Pierre de Ronsard
Translated, annotated, and with an introduction by
Phillip John Usher
AMS Studies in the Renaissance, No. 44
“The Franciad has suffered from a bad reputation more recently, but in fact 15 editions of it appeared within the first 60 years, showing the high esteem in which it was held by Ronsard’s contemporaries. Although long and at times tedious, this work should not be overlooked. Summing Up: Recommended. Upper-division undergraduates through faculty.”
—C. E. Campbell, Choice, August 2011
First published in 1572, the first four books of Ronsard’s Franciad are the closest the French Renaissance came to having an epic comparable to Camões’s Lusiads or Ariosto’s Orlando Furioso. Never before translated into English, The Franciad is presented here in a faithful and highly readable translation, and complemented by plentiful critical notes and a detailed index.
Ronsard’s Franciad appeared at a crucial point in French history. The first four books, after many years of elaboration, finally left the presses of Parisian printer Gabriel Buon on September 13, 1572, less than a month after the St. Bartholomew’s Day massacre—an event normally thought to have been ordered by Catherine de Medici, the mother of King Charles IX, Ronsard’s patron. France thus sorely lacked national unity; Ronsard’s unfinished epic, on the other hand, sought to bolster national (Catholic) pride by providing a shared genealogy that made the French King a descendant of Hector and the Trojan War. The contrast between the historical reality and Ronsard’s poetic monument underscores the epic’s underlying ideology and its inscription in a slightly earlier, more positive, belief in the destiny of the French nation.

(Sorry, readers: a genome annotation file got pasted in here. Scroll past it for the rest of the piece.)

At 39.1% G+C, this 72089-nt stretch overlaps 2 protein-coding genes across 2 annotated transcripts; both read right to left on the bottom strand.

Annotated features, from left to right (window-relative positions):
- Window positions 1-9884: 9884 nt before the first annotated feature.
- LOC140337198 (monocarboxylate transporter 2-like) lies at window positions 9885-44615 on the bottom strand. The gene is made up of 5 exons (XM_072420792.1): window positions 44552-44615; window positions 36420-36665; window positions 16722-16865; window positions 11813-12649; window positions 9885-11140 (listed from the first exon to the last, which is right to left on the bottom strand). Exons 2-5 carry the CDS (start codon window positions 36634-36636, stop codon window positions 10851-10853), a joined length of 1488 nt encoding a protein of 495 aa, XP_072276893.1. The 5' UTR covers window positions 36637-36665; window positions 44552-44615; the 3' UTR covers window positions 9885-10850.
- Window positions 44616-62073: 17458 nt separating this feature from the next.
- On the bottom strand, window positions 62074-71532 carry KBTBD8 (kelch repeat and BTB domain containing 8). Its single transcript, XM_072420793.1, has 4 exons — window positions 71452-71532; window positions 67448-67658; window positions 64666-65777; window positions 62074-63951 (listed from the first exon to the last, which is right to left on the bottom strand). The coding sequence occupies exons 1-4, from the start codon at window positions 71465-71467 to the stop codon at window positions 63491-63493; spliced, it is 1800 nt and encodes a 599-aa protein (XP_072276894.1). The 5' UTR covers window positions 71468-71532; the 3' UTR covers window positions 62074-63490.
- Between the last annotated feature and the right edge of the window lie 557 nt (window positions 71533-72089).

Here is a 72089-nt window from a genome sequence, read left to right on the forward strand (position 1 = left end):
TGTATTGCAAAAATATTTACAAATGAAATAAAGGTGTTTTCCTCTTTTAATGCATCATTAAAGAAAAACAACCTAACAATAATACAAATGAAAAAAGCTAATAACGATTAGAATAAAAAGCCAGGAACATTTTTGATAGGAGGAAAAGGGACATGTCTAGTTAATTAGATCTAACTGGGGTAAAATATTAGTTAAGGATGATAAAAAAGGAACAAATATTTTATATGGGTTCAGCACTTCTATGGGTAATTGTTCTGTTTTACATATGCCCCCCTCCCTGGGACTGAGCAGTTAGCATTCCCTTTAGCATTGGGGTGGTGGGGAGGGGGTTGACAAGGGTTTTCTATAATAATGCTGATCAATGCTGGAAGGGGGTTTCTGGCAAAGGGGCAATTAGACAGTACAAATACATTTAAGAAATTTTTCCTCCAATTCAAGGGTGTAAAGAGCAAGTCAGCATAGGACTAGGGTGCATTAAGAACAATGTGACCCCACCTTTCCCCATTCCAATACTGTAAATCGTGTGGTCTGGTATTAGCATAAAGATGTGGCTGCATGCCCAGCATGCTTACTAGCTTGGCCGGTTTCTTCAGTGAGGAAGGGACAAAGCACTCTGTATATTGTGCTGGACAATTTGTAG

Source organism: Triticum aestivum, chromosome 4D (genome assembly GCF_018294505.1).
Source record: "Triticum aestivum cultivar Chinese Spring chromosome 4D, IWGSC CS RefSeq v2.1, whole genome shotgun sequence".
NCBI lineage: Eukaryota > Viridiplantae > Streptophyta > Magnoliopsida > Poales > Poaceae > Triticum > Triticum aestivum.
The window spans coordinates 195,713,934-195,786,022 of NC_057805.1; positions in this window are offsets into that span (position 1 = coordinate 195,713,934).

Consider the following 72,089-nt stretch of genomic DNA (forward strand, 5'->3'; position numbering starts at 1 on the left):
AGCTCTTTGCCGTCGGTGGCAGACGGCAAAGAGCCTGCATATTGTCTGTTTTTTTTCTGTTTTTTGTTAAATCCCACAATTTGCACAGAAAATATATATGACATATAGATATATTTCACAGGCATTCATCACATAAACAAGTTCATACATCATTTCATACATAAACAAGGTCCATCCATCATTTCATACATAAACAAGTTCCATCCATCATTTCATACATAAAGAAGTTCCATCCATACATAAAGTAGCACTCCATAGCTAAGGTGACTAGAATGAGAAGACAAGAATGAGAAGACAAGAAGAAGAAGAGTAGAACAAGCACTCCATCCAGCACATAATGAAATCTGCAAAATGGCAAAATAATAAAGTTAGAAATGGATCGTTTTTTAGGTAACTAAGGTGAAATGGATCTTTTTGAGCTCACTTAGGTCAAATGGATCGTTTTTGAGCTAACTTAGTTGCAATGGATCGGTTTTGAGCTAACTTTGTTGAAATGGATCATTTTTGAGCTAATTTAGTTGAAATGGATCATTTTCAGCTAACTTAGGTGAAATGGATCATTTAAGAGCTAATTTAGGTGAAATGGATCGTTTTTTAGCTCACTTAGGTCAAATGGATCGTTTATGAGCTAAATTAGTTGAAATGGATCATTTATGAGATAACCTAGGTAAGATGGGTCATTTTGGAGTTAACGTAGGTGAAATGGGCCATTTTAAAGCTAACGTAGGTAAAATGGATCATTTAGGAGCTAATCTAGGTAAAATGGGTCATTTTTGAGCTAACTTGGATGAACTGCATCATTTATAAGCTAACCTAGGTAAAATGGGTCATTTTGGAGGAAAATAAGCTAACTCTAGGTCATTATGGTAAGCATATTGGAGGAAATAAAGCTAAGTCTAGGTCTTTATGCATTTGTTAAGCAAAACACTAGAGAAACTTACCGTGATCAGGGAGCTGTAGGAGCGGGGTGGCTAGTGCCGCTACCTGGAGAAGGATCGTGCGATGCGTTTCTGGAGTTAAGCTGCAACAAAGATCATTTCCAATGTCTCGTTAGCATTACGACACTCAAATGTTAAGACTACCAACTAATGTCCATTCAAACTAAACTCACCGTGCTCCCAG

Ronsard never finished his poem—his patron, for one thing, died soon after the first edition—and so Francus, the hero of his epic, never completes his journey through storms, battles, and personal doubt to found France. Still, the poem’s notoriety before, during, and after its twenty-year-long gestation, helped ensure that The Franciad has remained a fundamental emblem of the French Renaissance’s heroic triumphs and failures.
Notes on the Translation
To the Reader
Sonnet (by René Bellet)
The Arguments (by Amadis Jamyn)
Liminary Praise Poems (by Ronsard’s contemporaries)
Library of Congress Cataloging-in-Publication Data
Ronsard, Pierre de, 1524–1585.
The Franciad (1572) / by Pierre de Ronsard ; translated [from the French], annotated, and with an introduction by Phillip John Usher.
p. cm. — (AMS studies in the Renaissance, ISSN 0195-8011 ; no. 44)
Summary: Translation of the 1572 edition of the four completed books of Ronsard’s La Franciade. Annotated, with a historical introduction and introduction to criticism of the text.
Includes bibliographical references and index.
ISBN: 978-0-404-62344-9 (cloth : alk. paper)
1. Ronsard, Pierre de, 1524–1585. Franciade.
2. Epic poetry, French—History and criticism.
I. Usher, Phillip John.